Before 1700, a clan chief normally retained a hereditary bard, whose job it was to compose songs in praise of the chief. Because few at that time could read or write, songs provided a means for conveying historical information and legendary tales.
Gaelic songs diverge
Free from the constraints under which the older bards worked, the poets of the 17th/18th centuries broke new grounds with songs about love, life, politics and nature. Songs by poets, such as Alexander Macdonald and Duncan Ban Macintyre, are still performed to this day at 'The Mod'.
Work songs too were composed to accompany everyday activities such as spinning, waulking tweed, milking cattle and rowing. The rhythm of the songs complimented the rhythm of the work being done. Mouth music (puirt à beul) was composed to mimic the rhythm of dance tunes. It may have been composed to assist fiddlers and pipers in learning a tune or to provide dance music where musical instruments were lacking.
Singing in the Church
The Church encouraged distinctive singing styles. Gaelic psalm-singing based on the 'giving out of the line' by a presenter was, and still is, widespread in Presbyterian churches across the Western Isles. Its sound is quite unique and deeply moving. There is also a strong tradition of Gaelic Hymn writing, particularly in the dominantly Catholic areas of the Uists and Moidart.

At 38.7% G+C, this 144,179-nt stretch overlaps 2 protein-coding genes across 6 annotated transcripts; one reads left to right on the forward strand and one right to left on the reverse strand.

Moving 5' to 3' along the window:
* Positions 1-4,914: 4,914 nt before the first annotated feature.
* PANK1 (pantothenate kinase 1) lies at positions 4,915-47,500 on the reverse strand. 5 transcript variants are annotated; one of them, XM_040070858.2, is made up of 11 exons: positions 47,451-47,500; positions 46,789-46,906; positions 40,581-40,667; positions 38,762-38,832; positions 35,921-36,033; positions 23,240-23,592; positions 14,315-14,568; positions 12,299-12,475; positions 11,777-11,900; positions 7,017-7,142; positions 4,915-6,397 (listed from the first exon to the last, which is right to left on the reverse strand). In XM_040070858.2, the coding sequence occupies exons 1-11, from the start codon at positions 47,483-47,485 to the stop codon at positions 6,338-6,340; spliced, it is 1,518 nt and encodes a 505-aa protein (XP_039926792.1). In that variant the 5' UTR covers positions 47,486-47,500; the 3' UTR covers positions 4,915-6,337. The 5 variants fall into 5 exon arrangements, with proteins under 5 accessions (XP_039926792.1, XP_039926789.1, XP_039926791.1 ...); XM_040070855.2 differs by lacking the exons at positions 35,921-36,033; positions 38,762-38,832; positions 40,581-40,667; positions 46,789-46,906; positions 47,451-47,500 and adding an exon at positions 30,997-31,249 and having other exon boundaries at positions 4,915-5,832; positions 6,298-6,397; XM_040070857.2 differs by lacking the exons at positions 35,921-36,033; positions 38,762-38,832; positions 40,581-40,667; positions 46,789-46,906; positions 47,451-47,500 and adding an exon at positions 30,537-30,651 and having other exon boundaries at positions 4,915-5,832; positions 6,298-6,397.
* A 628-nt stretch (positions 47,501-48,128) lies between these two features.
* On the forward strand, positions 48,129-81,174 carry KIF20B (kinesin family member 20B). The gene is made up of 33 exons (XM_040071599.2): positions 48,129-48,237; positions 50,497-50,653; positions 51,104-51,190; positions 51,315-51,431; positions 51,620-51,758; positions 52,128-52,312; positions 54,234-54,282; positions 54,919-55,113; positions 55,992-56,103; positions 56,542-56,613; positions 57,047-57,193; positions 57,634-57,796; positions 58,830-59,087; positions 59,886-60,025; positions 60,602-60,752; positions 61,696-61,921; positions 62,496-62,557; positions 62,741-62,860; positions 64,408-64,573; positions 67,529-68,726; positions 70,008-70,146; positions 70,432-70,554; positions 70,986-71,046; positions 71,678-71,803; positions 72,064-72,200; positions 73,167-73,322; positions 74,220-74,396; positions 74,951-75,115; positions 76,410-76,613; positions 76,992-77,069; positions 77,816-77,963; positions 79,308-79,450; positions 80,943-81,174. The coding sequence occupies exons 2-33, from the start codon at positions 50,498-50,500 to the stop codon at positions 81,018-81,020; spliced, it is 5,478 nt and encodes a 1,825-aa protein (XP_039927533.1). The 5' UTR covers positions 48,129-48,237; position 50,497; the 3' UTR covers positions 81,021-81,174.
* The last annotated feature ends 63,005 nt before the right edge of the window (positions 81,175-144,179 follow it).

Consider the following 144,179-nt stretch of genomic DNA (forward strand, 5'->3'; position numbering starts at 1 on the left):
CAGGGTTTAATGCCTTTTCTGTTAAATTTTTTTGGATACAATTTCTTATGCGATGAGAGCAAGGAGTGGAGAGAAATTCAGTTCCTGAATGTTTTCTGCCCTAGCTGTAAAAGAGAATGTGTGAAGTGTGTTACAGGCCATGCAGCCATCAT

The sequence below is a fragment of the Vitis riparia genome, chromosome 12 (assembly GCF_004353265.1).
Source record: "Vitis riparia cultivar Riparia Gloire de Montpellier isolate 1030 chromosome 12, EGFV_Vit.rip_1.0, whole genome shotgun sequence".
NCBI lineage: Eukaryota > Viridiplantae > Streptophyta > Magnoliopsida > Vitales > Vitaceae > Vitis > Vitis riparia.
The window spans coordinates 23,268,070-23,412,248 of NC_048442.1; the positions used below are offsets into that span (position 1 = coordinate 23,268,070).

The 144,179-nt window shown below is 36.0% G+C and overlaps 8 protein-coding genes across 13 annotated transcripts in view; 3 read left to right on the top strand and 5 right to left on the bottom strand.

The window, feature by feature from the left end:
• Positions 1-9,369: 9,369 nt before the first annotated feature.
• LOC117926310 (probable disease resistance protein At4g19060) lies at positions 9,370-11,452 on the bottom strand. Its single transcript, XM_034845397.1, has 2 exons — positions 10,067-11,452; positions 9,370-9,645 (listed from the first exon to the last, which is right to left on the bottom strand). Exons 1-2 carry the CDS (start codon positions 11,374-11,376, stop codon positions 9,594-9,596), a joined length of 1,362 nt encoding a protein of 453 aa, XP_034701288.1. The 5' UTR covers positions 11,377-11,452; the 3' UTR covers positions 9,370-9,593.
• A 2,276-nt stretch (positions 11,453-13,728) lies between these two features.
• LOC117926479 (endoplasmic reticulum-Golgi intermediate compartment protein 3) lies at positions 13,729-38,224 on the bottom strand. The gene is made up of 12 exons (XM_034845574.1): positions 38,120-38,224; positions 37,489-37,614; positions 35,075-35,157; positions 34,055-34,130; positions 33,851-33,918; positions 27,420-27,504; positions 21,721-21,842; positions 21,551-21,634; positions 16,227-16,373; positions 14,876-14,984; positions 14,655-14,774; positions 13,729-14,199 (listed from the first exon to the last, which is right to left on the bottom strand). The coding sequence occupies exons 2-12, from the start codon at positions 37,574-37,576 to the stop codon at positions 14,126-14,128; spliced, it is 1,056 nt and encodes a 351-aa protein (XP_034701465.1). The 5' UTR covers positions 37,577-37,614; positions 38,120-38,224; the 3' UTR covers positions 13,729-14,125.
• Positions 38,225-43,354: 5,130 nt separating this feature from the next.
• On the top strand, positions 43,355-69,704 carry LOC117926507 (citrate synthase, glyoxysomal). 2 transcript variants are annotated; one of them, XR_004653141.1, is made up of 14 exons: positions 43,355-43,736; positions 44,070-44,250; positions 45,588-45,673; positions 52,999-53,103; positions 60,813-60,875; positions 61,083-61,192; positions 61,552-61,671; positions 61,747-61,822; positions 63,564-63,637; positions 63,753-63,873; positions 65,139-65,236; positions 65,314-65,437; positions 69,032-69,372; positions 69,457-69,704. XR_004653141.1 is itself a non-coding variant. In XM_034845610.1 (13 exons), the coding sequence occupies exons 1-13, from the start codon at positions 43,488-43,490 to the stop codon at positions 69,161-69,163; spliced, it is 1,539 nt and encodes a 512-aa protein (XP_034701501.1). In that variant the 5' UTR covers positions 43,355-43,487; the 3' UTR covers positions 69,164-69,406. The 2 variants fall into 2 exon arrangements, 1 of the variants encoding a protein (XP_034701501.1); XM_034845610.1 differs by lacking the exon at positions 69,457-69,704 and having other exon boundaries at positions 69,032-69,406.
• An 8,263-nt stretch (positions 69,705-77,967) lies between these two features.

'Runrig' and beyond
Towards the end of the 20th century groups such as Runrig and Capercaillie, who composed and performed their own material, boosted the Gaelic songwriting tradition. Their fusion of pop, rock and traditional created a new sound in Gaelic music. This has inspired other Gaelic songwriters to experiment further.
Collectors and arrangers of Gaelic songs
Who knows how many Gaelic songs would have been lost to posterity if it had not been for the work of people like Marjory Kennedy-Fraser (1857-1930) and Margaret Fay Shaw (died aged 101 in Dec. 2004). Both women collected and arranged a large number of songs from the Hebrides, many sung regularly at 'The Mod'.
The Royal National Mòd, held in a different part of Scotland every year, is the biggest singing event in the Gaels' calendar. Thousands attend the competitions, concerts and cèilidhs and it gives opportunity to find out more about Gaelic culture and singing. Many learners of the language are attracted at the outset by the singing.
If a book listed in the bibliography below is available from the Highland Libraries it will be indicated by a book icon -
Folksongs of Britain and Ireland
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